Hunger is caused by a complex set of hormonal signals to your hypothalamus in your brain. This drive comes from your body’s need for energy, a desire for pleasure, habits, and environmental factors. Your lifestyle including sleep, stress, and exercise also impact hunger. Also, you may not be fully in touch with your “true hunger” signals.
There are many hormones that regulate appetite with the hypothalamus to control both hunger and satiety. I will briefly describe three to focus on: insulin, leptin, and ghrelin.
Insulin is a hormone that helps to regulate blood sugar and store energy. When someone is insulin resistant, their cells do not respond normally to insulin and blood sugars. This leads the pancreas to overproduce insulin to fix the issue. When insulin is chronically elevated, it is harder for the body to efficiently burn body fat for energy. And over time, the cells in the pancreas that produce insulin eventually cannot keep up the pace, which can lead to a diagnosis of prediabetes and then ultimately diabetes. The ways to help reduce insulin include eating fewer carbohydrates (especially the processed types) and eating less often and in smaller portions.
Leptin is a hormone that our body fat makes to tell us we are full. However, just like insulin resistance, leptin resistance can occur so that we do not get the signal that we are full and have eaten enough. Leptin follows a circadian pattern with high levels between midnight and early morning hours (keeping us more full) and a low level from noon to midafternoon.
Ghrelin (often known as our “hunger hormone”) is a hormone our stomach makes to tell us when we are hungry. It normally rises just before we normally eat and falls after beginning to eat.
Desire is also a big driver for eating. When you cut back on food to lose weight without addressing desire, you can inadvertently increase your cravings and desire. When you eat food, your brain is given a dopamine reward; this is normal and essential to our survival as a species. However, concentrated foods that create highly elevated dopamine levels can cause an “overdesire,” and your brain puts an urgent importance on these foods. Your primitive brain is driven by seeking pleasure, avoiding pain, and being efficient, so a simple thought “I want that” can easily create desire and the reward then intensifies this desire. Also, when you start to use food to avoid other unpleasant feelings, you can easily find yourself turning to food to numb pain or escape.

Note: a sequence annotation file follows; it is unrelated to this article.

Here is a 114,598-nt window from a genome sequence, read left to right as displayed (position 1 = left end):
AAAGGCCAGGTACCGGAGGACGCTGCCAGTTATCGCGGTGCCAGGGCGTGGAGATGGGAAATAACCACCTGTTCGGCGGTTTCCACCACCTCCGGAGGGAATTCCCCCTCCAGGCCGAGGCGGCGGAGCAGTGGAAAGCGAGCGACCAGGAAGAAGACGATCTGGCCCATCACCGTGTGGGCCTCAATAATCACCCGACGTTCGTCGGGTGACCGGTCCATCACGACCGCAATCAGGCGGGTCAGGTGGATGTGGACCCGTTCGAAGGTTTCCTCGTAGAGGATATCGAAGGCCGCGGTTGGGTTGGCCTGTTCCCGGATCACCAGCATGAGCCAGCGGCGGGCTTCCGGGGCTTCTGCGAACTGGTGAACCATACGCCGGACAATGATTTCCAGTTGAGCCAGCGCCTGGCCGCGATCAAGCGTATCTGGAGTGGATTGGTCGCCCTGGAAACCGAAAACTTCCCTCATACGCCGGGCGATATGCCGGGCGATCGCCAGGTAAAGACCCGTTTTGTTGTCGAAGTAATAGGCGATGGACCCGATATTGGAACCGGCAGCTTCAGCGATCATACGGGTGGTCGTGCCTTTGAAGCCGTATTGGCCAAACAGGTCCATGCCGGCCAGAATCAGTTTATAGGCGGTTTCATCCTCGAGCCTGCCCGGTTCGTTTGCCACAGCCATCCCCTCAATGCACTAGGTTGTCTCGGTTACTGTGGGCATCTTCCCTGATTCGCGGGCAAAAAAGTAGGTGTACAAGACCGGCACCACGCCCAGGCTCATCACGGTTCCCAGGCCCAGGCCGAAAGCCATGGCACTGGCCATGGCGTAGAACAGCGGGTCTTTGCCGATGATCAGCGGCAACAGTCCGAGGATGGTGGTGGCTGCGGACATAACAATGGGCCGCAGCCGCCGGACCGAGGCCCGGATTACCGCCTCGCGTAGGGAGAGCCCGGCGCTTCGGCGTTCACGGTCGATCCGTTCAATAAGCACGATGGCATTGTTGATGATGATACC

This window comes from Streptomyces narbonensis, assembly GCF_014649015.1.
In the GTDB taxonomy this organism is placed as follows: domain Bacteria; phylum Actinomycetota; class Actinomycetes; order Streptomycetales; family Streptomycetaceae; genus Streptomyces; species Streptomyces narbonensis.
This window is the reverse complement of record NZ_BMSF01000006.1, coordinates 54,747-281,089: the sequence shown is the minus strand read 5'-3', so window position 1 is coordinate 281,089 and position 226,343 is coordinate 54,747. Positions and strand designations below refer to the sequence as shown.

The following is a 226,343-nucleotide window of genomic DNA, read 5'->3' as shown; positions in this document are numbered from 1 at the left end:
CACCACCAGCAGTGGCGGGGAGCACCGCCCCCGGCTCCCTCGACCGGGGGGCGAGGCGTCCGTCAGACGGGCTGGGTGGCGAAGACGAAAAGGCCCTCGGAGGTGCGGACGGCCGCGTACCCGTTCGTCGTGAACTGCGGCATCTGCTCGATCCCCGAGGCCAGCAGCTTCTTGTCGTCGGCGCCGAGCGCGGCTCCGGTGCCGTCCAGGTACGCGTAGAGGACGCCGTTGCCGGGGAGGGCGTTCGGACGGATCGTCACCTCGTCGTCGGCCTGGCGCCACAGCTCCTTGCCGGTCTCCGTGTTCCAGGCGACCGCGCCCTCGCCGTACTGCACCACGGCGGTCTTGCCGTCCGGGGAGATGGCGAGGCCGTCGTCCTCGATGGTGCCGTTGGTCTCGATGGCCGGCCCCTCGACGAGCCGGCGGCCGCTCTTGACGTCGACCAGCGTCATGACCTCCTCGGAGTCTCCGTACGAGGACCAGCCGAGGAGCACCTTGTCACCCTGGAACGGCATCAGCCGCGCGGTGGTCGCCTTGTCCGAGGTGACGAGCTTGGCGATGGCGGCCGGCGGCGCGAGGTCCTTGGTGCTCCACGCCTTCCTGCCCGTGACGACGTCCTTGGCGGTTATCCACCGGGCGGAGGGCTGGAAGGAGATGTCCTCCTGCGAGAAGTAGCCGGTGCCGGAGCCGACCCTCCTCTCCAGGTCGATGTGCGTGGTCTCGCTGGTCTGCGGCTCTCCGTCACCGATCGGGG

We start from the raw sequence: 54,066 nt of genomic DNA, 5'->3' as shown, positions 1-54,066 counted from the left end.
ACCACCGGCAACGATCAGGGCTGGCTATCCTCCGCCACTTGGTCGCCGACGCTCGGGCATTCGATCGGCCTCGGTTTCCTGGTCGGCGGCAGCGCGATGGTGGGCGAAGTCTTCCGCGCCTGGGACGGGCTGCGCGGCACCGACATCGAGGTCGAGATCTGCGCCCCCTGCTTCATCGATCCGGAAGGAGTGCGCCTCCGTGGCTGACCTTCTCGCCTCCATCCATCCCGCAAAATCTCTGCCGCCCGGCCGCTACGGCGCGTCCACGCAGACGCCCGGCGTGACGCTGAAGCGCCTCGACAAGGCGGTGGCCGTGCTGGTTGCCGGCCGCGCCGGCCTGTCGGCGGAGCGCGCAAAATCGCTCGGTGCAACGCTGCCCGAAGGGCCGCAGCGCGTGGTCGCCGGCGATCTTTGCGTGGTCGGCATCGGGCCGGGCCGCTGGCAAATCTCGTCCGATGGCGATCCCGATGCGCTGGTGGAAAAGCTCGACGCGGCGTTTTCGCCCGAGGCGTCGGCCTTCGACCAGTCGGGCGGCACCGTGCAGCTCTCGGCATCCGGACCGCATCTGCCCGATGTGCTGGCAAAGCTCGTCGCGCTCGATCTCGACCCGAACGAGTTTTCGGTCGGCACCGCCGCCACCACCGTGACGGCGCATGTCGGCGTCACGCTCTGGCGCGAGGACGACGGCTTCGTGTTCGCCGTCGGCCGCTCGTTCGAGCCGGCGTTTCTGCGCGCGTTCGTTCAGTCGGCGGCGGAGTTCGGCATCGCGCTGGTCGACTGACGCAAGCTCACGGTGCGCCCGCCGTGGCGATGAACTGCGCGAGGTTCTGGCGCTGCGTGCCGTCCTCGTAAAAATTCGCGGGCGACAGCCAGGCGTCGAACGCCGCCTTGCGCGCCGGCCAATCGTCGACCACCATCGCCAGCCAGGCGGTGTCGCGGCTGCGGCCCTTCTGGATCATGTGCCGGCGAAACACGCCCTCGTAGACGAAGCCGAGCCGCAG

Traditional hunger (“homeostatic hunger”) comes when you have not eaten for a period of time. Your stomach starts to grumble in response for the body’s need for energy. When energy starts to run low, ghrelin starts to increase. Once you start eating, ghrelin levels start to decline and other hormones rise leading to fullness.
Another type of hunger is called “hedonic hunger” or “non-homeostatic hunger.” This is the type of hunger that is driven by urges, not due to ghrelin alone. This reward-based hunger can override the homeostatic pathway during times when we have enough energy already by increasing the desire to consume foods that are highly concentrated and lead to a large dopamine response. It is the type of hunger that drive you to eat dessert or have an extra serving of food when you are already full.
Whole foods with fiber, protein, and healthy fats can help minimize traditional hunger. The jury is still out on foods with artificial sweeteners; they can potentially confuse the brain into thinking you have not eaten much. Ultra-processed foods, which are often eaten for pleasure, complicate things even more. They can cause a very strong dopamine response followed by a withdrawal, leading to an uptick in cravings and urges that ultimately overpower normal feelings of fullness. When you reduce hunger and reduce desire, it is much easier to maintain a normal weight.
If you want to learn more about how restrictive dieting may be undermining your weight loss efforts and you want to learn more about weight coaching, send me a PM or email to learn more.
DISCLAIMER: Sarah Smith MD is a medical doctor, but she is not your doctor, and she is not offering medical advice on this website. If you are in need of professional advice or medical care, you must seek out the services of your own doctor or health care professional.